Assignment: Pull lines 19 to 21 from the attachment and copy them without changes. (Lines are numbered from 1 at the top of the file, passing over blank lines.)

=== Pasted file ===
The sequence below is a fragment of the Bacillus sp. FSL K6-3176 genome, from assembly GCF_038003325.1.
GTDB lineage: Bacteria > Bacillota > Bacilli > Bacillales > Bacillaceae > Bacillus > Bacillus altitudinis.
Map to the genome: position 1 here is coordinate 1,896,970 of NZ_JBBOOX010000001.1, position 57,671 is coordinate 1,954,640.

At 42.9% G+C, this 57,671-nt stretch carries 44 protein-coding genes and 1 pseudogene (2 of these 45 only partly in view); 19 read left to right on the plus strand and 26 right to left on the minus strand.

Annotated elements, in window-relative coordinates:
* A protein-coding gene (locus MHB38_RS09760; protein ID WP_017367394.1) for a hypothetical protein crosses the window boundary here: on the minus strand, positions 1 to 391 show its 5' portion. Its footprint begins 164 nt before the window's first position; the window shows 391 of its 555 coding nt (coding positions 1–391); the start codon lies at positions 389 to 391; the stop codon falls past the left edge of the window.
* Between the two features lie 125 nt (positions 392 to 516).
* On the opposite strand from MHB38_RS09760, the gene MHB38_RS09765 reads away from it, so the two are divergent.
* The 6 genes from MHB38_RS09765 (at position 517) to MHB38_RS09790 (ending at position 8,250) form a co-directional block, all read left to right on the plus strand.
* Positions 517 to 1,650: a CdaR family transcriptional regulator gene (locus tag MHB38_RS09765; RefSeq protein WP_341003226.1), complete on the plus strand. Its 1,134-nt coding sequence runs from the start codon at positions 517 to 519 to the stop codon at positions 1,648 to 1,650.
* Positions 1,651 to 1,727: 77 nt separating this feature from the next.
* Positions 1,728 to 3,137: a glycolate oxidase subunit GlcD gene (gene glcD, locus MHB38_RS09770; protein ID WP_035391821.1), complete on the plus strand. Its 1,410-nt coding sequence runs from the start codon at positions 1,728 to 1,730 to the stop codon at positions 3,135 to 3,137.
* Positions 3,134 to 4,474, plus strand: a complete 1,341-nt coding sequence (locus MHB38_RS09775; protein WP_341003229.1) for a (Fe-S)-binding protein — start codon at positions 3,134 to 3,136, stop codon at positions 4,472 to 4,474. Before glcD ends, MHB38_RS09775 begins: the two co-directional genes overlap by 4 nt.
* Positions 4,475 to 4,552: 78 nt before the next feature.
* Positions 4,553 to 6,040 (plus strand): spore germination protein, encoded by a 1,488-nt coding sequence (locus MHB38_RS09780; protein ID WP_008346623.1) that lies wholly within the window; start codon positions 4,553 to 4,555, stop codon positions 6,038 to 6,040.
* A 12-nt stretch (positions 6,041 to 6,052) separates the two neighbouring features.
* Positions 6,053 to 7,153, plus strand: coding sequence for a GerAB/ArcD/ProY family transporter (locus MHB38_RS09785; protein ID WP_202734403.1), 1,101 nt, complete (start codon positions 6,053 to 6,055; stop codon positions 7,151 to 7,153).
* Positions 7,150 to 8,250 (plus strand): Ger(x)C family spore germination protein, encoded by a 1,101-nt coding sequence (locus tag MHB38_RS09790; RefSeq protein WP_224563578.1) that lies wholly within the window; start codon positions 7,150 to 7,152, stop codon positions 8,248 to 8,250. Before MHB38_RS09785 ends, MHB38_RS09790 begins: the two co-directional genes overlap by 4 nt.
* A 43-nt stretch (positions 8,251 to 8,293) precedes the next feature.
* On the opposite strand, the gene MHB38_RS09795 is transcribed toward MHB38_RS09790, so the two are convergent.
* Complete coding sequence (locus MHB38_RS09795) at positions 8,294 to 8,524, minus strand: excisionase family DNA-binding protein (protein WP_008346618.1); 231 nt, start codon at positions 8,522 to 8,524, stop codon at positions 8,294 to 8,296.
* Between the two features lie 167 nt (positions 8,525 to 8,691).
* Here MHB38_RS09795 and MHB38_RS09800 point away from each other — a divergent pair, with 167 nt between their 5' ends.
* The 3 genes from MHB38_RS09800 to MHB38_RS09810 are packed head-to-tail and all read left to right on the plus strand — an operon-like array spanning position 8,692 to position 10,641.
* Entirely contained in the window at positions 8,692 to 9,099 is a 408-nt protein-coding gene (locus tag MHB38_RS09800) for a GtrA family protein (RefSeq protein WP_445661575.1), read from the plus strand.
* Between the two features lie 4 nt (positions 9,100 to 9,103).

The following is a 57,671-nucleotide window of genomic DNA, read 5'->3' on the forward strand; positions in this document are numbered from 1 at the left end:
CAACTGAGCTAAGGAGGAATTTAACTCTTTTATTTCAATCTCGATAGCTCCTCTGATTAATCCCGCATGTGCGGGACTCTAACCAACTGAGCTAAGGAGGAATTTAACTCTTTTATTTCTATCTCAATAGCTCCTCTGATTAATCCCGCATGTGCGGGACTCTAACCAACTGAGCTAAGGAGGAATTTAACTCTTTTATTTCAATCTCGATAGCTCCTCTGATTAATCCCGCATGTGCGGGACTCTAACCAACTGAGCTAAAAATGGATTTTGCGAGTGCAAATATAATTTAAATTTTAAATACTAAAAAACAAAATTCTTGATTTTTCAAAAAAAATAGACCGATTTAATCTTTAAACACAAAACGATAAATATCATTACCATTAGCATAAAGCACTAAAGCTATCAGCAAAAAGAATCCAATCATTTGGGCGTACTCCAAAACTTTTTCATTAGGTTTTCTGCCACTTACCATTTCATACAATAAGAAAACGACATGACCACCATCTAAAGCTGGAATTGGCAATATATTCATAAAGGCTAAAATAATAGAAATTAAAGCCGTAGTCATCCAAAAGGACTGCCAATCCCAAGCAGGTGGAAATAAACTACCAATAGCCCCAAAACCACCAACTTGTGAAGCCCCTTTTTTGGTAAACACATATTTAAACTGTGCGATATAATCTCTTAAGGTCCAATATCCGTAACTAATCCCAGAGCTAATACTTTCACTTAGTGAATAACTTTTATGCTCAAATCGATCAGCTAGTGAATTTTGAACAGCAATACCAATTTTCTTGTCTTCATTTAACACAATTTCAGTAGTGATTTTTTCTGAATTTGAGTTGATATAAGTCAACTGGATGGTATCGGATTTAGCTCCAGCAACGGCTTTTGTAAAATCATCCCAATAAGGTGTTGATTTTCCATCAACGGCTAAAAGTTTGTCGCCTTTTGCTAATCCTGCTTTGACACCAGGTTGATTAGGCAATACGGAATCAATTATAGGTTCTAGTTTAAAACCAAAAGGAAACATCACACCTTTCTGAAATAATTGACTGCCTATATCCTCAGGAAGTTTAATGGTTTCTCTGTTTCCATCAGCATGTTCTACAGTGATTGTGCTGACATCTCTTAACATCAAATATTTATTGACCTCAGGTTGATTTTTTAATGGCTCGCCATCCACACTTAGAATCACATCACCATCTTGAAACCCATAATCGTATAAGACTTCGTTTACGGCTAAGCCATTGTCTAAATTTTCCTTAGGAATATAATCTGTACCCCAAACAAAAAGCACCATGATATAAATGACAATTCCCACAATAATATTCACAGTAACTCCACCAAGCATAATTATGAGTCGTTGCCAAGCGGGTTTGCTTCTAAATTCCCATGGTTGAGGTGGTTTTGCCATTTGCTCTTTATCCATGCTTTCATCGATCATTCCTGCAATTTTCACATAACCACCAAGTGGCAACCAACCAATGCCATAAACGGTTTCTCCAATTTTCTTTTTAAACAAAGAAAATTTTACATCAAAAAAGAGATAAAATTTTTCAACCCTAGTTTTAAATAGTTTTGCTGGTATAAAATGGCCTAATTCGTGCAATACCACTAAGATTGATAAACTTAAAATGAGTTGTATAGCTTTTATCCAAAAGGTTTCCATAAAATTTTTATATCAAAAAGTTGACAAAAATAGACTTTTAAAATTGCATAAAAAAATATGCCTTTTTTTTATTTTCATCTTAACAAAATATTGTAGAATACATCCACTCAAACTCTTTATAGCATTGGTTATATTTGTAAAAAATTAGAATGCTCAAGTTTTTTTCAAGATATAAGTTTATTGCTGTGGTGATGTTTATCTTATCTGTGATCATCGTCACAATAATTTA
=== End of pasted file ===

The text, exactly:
* A 43-nt stretch (positions 8,251 to 8,293) precedes the next feature.
* On the opposite strand, the gene MHB38_RS09795 is transcribed toward MHB38_RS09790, so the two are convergent.
* Complete coding sequence (locus MHB38_RS09795) at positions 8,294 to 8,524, minus strand: excisionase family DNA-binding protein (protein WP_008346618.1); 231 nt, start codon at positions 8,522 to 8,524, stop codon at positions 8,294 to 8,296.